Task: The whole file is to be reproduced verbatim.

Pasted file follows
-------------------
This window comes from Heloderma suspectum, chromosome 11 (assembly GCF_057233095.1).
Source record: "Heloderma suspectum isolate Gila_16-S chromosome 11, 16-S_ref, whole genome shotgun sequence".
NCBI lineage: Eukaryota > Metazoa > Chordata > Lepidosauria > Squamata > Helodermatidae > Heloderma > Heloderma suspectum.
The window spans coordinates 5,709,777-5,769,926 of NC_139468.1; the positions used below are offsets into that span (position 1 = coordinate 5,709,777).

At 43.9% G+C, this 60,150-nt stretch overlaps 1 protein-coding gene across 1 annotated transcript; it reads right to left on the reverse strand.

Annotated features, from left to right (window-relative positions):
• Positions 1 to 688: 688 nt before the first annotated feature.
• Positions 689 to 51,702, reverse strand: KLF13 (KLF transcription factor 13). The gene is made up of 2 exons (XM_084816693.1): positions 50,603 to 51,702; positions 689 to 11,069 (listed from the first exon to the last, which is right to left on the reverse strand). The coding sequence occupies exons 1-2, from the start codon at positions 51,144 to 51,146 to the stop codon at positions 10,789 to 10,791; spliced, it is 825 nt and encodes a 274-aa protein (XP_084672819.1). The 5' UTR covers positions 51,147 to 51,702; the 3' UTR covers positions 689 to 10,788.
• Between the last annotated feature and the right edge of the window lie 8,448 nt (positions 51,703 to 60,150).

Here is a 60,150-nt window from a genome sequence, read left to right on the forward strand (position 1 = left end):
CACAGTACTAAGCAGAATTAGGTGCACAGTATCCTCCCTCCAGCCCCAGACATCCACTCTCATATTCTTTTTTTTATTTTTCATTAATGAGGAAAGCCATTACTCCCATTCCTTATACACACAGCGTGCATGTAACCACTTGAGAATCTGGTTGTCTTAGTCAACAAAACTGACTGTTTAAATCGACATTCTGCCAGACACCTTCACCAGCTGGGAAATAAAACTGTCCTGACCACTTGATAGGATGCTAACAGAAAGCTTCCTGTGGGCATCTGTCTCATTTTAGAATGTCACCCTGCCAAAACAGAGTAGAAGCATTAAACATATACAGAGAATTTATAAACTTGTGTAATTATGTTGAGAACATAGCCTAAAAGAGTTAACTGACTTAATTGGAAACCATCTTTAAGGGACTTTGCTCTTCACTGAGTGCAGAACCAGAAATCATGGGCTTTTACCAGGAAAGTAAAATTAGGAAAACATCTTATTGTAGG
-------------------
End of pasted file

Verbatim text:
This window comes from Heloderma suspectum, chromosome 11 (assembly GCF_057233095.1).
Source record: "Heloderma suspectum isolate Gila_16-S chromosome 11, 16-S_ref, whole genome shotgun sequence".
NCBI lineage: Eukaryota > Metazoa > Chordata > Lepidosauria > Squamata > Helodermatidae > Heloderma > Heloderma suspectum.
The window spans coordinates 5,709,777-5,769,926 of NC_139468.1; the positions used below are offsets into that span (position 1 = coordinate 5,709,777).

At 43.9% G+C, this 60,150-nt stretch overlaps 1 protein-coding gene across 1 annotated transcript; it reads right to left on the reverse strand.

Annotated features, from left to right (window-relative positions):
• Positions 1 to 688: 688 nt before the first annotated feature.
• Positions 689 to 51,702, reverse strand: KLF13 (KLF transcription factor 13). The gene is made up of 2 exons (XM_084816693.1): positions 50,603 to 51,702; positions 689 to 11,069 (listed from the first exon to the last, which is right to left on the reverse strand). The coding sequence occupies exons 1-2, from the start codon at positions 51,144 to 51,146 to the stop codon at positions 10,789 to 10,791; spliced, it is 825 nt and encodes a 274-aa protein (XP_084672819.1). The 5' UTR covers positions 51,147 to 51,702; the 3' UTR covers positions 689 to 10,788.
• Between the last annotated feature and the right edge of the window lie 8,448 nt (positions 51,703 to 60,150).

Here is a 60,150-nt window from a genome sequence, read left to right on the forward strand (position 1 = left end):
CACAGTACTAAGCAGAATTAGGTGCACAGTATCCTCCCTCCAGCCCCAGACATCCACTCTCATATTCTTTTTTTTATTTTTCATTAATGAGGAAAGCCATTACTCCCATTCCTTATACACACAGCGTGCATGTAACCACTTGAGAATCTGGTTGTCTTAGTCAACAAAACTGACTGTTTAAATCGACATTCTGCCAGACACCTTCACCAGCTGGGAAATAAAACTGTCCTGACCACTTGATAGGATGCTAACAGAAAGCTTCCTGTGGGCATCTGTCTCATTTTAGAATGTCACCCTGCCAAAACAGAGTAGAAGCATTAAACATATACAGAGAATTTATAAACTTGTGTAATTATGTTGAGAACATAGCCTAAAAGAGTTAACTGACTTAATTGGAAACCATCTTTAAGGGACTTTGCTCTTCACTGAGTGCAGAACCAGAAATCATGGGCTTTTACCAGGAAAGTAAAATTAGGAAAACATCTTATTGTAGG